The death toll from a violent storm that whipped up tornadoes in the Southern and Midwestern regions of the United States rose to at least 29 over the weekend, according to officials and media reports.
More than 900,000 places were without power after tornadoes tore through the regions this weekend.
More than 50 preliminary reports of tornadoes that hit on Friday night were recorded across eight states, with twister-producing conditions continuing into Saturday as the massive storm system threatened a broad swath of the country.
Nine weather-related deaths were reported in Tennessee county. Other deaths were reported in Alabama, Illinois and Mississippi, along with one near Little Rock, Arkansas, where the mayor said more than 2,000 buildings were in a tornado’s path.
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The National Weather Service said that tornado was a high-end EF3 twister with wind speeds up to 265km/h (165mph) and a path as long as 40km (25 miles).
Three of those who died in Indiana were in an area near Sullivan, a city southwest of Indianapolis. In Madison county, Alabama, one person died and five were injured overnight, officials said.
Some of the latest deaths, bringing the total number of fatalities to 26, were confirmed in McNairy county, Tennessee.
One of the worst-hit areas was Arkansas, where four died in the small city of Wynne, as the storm destroyed homes and people trapped in the debris. The state’s governor, Sarah Huckabee Sanders, said that the town – west of Memphis, Tennessee – saw “widespread damage” from a tornado.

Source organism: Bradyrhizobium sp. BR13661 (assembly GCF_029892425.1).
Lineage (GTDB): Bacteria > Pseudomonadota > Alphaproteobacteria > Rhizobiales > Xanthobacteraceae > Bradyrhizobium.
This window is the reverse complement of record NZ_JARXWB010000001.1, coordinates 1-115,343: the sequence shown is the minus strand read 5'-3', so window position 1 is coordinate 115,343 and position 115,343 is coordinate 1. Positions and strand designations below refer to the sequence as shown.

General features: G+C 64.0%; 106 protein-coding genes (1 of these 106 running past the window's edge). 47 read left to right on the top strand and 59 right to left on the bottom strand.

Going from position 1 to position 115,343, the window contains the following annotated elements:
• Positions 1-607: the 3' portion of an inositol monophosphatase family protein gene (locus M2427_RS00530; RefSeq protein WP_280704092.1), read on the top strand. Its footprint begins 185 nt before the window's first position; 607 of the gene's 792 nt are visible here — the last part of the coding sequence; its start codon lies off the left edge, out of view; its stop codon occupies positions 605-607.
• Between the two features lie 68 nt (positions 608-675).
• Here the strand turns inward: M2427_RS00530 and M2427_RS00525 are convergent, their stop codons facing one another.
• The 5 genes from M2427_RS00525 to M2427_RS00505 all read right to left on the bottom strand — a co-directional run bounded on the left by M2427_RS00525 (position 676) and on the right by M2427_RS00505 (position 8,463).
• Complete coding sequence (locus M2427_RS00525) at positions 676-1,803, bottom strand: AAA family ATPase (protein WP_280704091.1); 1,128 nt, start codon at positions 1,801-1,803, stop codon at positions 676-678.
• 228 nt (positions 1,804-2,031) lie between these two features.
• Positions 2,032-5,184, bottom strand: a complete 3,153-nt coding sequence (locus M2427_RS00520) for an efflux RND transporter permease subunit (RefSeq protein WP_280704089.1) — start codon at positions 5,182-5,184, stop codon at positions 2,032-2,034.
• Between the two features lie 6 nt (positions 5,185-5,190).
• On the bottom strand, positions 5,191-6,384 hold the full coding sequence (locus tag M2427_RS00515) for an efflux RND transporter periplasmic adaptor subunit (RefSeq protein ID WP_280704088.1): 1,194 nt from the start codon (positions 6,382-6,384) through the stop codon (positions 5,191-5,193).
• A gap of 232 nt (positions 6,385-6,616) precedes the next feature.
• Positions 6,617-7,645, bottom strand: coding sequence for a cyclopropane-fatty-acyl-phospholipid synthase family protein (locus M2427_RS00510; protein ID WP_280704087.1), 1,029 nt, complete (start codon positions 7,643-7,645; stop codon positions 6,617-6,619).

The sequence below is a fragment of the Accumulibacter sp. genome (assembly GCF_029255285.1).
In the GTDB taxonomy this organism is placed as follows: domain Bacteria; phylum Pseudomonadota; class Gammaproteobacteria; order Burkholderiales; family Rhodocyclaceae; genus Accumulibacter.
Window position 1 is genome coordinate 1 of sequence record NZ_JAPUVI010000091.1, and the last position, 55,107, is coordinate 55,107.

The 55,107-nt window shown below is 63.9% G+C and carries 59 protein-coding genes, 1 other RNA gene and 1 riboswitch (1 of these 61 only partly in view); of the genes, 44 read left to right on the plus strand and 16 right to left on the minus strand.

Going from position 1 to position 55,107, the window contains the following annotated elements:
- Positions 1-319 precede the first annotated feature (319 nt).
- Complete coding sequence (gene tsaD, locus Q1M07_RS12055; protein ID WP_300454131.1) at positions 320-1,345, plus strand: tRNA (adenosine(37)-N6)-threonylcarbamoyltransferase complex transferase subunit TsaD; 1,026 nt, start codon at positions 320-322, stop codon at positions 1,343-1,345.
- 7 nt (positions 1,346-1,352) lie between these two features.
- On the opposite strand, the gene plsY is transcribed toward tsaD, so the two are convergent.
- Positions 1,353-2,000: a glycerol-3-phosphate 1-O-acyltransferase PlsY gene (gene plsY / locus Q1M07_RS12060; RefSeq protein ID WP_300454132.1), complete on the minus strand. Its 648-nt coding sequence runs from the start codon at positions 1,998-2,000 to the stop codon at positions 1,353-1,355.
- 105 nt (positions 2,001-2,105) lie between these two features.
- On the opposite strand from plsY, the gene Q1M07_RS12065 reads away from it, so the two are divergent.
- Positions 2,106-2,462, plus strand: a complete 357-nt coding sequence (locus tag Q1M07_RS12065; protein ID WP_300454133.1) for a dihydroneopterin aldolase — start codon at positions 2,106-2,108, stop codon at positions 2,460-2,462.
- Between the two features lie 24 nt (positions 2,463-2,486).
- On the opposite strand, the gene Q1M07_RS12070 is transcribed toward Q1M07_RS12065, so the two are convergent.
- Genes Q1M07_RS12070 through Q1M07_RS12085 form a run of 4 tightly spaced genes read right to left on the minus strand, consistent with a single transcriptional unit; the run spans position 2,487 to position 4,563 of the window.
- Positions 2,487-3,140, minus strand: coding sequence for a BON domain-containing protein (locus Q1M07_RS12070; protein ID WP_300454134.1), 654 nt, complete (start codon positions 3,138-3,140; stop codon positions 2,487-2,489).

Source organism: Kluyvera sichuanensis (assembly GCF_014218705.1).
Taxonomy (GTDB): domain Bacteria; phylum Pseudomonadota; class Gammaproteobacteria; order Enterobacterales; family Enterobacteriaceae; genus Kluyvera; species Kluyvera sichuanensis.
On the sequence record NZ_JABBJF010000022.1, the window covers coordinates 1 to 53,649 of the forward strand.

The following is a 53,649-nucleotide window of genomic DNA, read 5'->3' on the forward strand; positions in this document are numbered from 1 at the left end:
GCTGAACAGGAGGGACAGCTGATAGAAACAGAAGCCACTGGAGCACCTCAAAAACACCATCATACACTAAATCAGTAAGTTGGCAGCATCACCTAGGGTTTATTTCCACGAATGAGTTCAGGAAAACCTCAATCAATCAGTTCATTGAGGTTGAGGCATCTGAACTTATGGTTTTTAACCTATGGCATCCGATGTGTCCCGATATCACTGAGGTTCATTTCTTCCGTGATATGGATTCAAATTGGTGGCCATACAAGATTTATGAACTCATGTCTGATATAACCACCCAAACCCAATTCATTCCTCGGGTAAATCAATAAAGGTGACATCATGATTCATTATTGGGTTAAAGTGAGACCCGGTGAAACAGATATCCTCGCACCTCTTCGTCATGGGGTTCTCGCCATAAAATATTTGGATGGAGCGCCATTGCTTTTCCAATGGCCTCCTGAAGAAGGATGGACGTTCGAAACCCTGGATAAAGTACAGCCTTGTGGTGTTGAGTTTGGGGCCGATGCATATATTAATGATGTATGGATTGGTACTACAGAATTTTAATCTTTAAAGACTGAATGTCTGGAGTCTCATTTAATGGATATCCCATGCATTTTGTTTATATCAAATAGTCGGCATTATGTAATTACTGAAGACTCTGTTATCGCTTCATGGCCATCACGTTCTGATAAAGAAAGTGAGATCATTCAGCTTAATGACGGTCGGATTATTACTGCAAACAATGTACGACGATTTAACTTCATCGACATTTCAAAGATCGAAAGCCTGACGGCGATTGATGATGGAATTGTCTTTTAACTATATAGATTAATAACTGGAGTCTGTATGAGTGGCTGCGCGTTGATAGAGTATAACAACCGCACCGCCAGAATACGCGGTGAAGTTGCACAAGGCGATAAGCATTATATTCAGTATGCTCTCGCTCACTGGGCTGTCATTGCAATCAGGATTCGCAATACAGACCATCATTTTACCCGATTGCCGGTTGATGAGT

In Mississippi’s Pontotoc county, one person died and four others were injured, according to the Mississippi emergency management agency.
In Illinois, almost the entire Chicago area was under some type of severe weather warning or watch on Friday night, hours after the National Weather Service warned of a “particularly dangerous situation” in the face of an unusually large outbreak of thunderstorms with the potential to cause hail, damaging wind gusts and strong tornadoes that could move for long distances over the ground.
Meteorologists said conditions on Friday were similar to those a week ago that unleashed the devastating twister that killed at least 21 people and damaged about 2,000 homes in Mississippi.
Late on Friday in the town of Belvidere, about 113km northwest of Chicago, one person was killed and were 40 hurt, including two with life-threatening injuries, after the roof of the Apollo Theatre collapsed during a tornado there.
The Belvidere fire department chief, Shawn Schadle, said 260 people were in the venue at the time. He said first responders also rescued someone from an elevator and had to grapple with downed power lines outside the theatre.
The town’s police chief described the scene after the collapse as “chaos, absolute chaos”. – Guardian/Reuters